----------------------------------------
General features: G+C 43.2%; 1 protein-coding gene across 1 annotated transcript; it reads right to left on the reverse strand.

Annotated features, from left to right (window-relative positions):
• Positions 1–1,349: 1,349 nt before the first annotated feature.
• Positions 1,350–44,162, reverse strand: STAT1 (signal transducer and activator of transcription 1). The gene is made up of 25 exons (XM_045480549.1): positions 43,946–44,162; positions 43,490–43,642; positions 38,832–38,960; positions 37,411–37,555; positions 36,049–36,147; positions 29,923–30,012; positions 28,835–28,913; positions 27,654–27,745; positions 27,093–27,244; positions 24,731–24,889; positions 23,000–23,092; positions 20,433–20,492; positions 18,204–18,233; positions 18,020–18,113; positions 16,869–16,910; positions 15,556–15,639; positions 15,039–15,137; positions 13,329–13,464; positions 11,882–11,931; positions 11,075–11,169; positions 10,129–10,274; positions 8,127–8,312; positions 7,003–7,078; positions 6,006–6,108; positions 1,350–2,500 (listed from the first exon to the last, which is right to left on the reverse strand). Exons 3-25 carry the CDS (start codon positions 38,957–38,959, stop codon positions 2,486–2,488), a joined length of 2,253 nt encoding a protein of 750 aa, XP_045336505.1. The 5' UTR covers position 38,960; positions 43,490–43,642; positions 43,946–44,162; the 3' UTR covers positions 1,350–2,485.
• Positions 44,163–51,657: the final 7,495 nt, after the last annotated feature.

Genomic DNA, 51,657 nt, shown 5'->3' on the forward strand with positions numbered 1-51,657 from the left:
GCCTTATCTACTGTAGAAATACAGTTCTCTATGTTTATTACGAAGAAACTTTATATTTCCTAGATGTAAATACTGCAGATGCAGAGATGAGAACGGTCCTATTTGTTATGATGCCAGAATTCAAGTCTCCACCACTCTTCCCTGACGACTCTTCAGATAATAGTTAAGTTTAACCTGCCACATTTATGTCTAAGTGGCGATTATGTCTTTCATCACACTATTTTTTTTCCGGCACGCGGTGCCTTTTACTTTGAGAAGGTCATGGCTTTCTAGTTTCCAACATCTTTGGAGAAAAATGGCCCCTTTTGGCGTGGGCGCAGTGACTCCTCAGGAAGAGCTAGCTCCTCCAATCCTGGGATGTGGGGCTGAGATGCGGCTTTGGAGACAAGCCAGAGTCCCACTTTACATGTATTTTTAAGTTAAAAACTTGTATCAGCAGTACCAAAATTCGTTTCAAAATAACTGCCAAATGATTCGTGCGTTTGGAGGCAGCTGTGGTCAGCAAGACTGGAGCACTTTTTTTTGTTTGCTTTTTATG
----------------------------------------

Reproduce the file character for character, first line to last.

General features: G+C 43.2%; 1 protein-coding gene across 1 annotated transcript; it reads right to left on the reverse strand.

Annotated features, from left to right (window-relative positions):
• Positions 1–1,349: 1,349 nt before the first annotated feature.
• Positions 1,350–44,162, reverse strand: STAT1 (signal transducer and activator of transcription 1). The gene is made up of 25 exons (XM_045480549.1): positions 43,946–44,162; positions 43,490–43,642; positions 38,832–38,960; positions 37,411–37,555; positions 36,049–36,147; positions 29,923–30,012; positions 28,835–28,913; positions 27,654–27,745; positions 27,093–27,244; positions 24,731–24,889; positions 23,000–23,092; positions 20,433–20,492; positions 18,204–18,233; positions 18,020–18,113; positions 16,869–16,910; positions 15,556–15,639; positions 15,039–15,137; positions 13,329–13,464; positions 11,882–11,931; positions 11,075–11,169; positions 10,129–10,274; positions 8,127–8,312; positions 7,003–7,078; positions 6,006–6,108; positions 1,350–2,500 (listed from the first exon to the last, which is right to left on the reverse strand). Exons 3-25 carry the CDS (start codon positions 38,957–38,959, stop codon positions 2,486–2,488), a joined length of 2,253 nt encoding a protein of 750 aa, XP_045336505.1. The 5' UTR covers position 38,960; positions 43,490–43,642; positions 43,946–44,162; the 3' UTR covers positions 1,350–2,485.
• Positions 44,163–51,657: the final 7,495 nt, after the last annotated feature.

Genomic DNA, 51,657 nt, shown 5'->3' on the forward strand with positions numbered 1-51,657 from the left:
GCCTTATCTACTGTAGAAATACAGTTCTCTATGTTTATTACGAAGAAACTTTATATTTCCTAGATGTAAATACTGCAGATGCAGAGATGAGAACGGTCCTATTTGTTATGATGCCAGAATTCAAGTCTCCACCACTCTTCCCTGACGACTCTTCAGATAATAGTTAAGTTTAACCTGCCACATTTATGTCTAAGTGGCGATTATGTCTTTCATCACACTATTTTTTTTCCGGCACGCGGTGCCTTTTACTTTGAGAAGGTCATGGCTTTCTAGTTTCCAACATCTTTGGAGAAAAATGGCCCCTTTTGGCGTGGGCGCAGTGACTCCTCAGGAAGAGCTAGCTCCTCCAATCCTGGGATGTGGGGCTGAGATGCGGCTTTGGAGACAAGCCAGAGTCCCACTTTACATGTATTTTTAAGTTAAAAACTTGTATCAGCAGTACCAAAATTCGTTTCAAAATAACTGCCAAATGATTCGTGCGTTTGGAGGCAGCTGTGGTCAGCAAGACTGGAGCACTTTTTTTTGTTTGCTTTTTATG